Negative sentiments, socio-economic uncertainties lull capital market buoyancy
In an ideal economy, an efficient and vibrant financial system mobilises savings and allocates them to investments by private entrepreneurs, as well as, ensures that dynamic parts of the economy are well funded.
The Nigerian Stock Exchange (NSE) is a key determinant of the country’s financial system, and it provides the essential facilities needed by companies and government to raise money for business expansion and developmental projects through investors, who own shares in companies for the ultimate economic benefit of the society
Indeed, the Lagos bourse is primed to be the most significant source of funds for companies as it allows businesses to be publicly quoted-to raise additional capital for expansion by selling shares of ownership of the companies in a public market.
Unfortunately, this basic function has increasingly been called to question in the aftermath of the global financial crisis, as things look less auspicious.
For instance, Initial Public Offerings (IPOs) were very common in 2007 and 2008 before the market witnessed a downturn, but since 2008, companies have been avoiding IPOs and embracing mostly rights issues and bonds.
Only Seplat Petroleum Development Company Plc., and Transcorp Hotels Plc., issued IPOs in the last few years. While Seplat’s, which was a global IPO, was 100 per cent successful, that of Transcorp recorded 50 per cent subscription.
The Nigerian capital market has been incapable of providing funds required to fortify the equity standings of several listed companies that are in clutches of debt overhangs, and debts to equity ratios have risen sharply in the last two years as investors pull money out of the financial system, making IPO’s doubtful.
Analysts believe that the overall weak macro-economic scenario, the sustained negative market sentiments in the year, coupled with other factors, such as falling oil prices, and the tension in the socio-political space, have not encouraged successful primary market activities in the past few years.
Also, given that many companies have low debt on their books, they are likely to raise funds as they plan to wait out the bad period. However, rights issues seem to be the only alternative for most companies presently.
Some other planned IPOs were placed on hold due to the prevailing negative market sentiments, driven by growing uncertainties on the back of falling oil prices and other macro-economic challenges.
There have also been growing agitations for multinationals in the telecoms, as well as, oil and gas sectors to list on the nation’s bourse by way of public offer for purchase by interested members of the investing public.
On this, experts are contending that compelling big corporations in niche sectors of the economy, especially telecommunications/oil and gas companies to list on the exchange will significantly raise the capitalisation of the stock market, which is currently estimated at slightly above N9t.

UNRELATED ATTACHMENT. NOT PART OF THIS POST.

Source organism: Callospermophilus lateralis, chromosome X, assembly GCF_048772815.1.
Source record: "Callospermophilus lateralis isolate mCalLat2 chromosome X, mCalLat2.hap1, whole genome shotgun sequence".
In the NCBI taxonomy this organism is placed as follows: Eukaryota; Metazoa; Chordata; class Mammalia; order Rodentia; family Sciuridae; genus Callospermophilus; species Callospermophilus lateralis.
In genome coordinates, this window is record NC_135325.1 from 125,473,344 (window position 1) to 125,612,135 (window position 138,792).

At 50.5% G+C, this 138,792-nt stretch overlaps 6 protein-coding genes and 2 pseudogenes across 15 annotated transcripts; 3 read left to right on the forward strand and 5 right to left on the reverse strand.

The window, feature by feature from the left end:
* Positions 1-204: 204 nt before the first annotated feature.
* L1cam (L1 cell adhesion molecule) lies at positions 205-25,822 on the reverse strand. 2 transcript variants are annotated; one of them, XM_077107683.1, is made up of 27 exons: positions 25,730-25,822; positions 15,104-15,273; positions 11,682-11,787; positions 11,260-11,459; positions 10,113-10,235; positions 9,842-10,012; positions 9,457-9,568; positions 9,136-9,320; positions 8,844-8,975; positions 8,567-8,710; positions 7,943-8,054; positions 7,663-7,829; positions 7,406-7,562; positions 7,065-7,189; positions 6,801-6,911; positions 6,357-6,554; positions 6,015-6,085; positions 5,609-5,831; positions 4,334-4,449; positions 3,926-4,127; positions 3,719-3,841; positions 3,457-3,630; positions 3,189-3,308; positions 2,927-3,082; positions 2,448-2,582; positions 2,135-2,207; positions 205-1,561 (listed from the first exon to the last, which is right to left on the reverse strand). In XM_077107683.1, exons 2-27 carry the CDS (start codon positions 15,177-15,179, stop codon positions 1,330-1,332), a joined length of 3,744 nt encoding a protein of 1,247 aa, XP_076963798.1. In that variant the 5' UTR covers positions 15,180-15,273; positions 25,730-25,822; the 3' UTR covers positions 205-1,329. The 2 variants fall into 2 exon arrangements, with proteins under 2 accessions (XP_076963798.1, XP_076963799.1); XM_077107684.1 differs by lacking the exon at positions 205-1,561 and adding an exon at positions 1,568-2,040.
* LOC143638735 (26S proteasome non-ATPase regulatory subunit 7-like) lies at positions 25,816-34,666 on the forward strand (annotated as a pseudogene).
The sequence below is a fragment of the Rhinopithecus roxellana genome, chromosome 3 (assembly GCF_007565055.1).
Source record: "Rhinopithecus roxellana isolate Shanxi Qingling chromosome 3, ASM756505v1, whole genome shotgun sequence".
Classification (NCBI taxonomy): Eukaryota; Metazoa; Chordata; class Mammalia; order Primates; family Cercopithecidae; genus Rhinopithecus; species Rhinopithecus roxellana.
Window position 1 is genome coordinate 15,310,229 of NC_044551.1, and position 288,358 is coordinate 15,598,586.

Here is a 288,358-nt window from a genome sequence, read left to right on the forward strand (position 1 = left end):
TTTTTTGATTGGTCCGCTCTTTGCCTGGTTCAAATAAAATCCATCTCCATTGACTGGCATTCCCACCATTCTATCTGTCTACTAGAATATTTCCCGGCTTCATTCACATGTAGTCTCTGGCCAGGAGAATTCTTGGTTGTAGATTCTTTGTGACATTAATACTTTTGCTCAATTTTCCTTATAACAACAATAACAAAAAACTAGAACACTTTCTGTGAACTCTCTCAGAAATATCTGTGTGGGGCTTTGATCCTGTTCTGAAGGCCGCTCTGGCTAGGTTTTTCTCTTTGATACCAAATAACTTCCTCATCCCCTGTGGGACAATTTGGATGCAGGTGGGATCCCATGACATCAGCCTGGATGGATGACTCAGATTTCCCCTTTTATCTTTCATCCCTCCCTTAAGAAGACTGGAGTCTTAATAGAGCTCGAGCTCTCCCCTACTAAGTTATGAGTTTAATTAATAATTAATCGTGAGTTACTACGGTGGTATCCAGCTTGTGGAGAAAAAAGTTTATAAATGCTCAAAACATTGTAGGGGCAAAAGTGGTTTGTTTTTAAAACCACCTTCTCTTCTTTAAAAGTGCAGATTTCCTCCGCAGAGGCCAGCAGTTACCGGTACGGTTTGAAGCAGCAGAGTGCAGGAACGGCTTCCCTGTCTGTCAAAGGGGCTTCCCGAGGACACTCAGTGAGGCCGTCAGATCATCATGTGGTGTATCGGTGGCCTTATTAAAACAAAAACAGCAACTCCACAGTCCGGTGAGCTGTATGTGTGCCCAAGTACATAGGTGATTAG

Nonetheless, sectorial analysis of the market shows that the telecommunication sector is under-represented. MTN, if listed would become the first major national telecom company, which shares are traded on the NSE.
The MTN Group Ltd, which is facing a combined $10b in claims from government said it may no longer seek to raise capital through an initial public offering on the country’s stock exchange.
The firm, which is Africa’s largest mobile carrier is reconsidering the IPO amid a dispute with authorities in its biggest market, which wiped more than a third of the company’s market value over a period of three weeks. MTN pledged to list the shares after being fined $1b for not disconnecting about 200, 000 SIM cards two years ago.
All these notwithstanding, the telecom outfit is looking at other ways to trade the stock in Lagos, and this includes a so-called introduction, in which existing shares are listed, its Chief Financial Officer, Ralph Mupita, said in an interview in Johannesburg.
The MTN’s board still needs to make a final decision, he said.
“The IPO type of listing has become challenging under current market conditions,” Mupita said. “We are exploring other options. The Nigerian business would not get fair value under current market conditions.”
The Chief Executive Officer of the NSE, Oscar Onyema, had in 2014 at the 5th Standard Bank West Africa Investors’ Conference, in Lagos, assured stakeholders that the equity market would witness increased number of IPOs from prospective companies.
Onyema’s optimism was hinged on efforts made by the NSE since 2012 to roll out initiatives that would compel companies, especially multinational firms to list on the NSE.
Specifically, to engender a willingness to participate in the market, the listing rules of the exchange was reviewed so as to make it easier for these companies to access the capital market and eventually list their shares.
NSE also provided a legislation that covers incentives, unbundling of stringent eligibility requirements that create high barriers for potential entrants and hinder participation by willing businesses, adopting of options that promote foreign investment under terms that support national interest without exposing the market to the dangers of the past.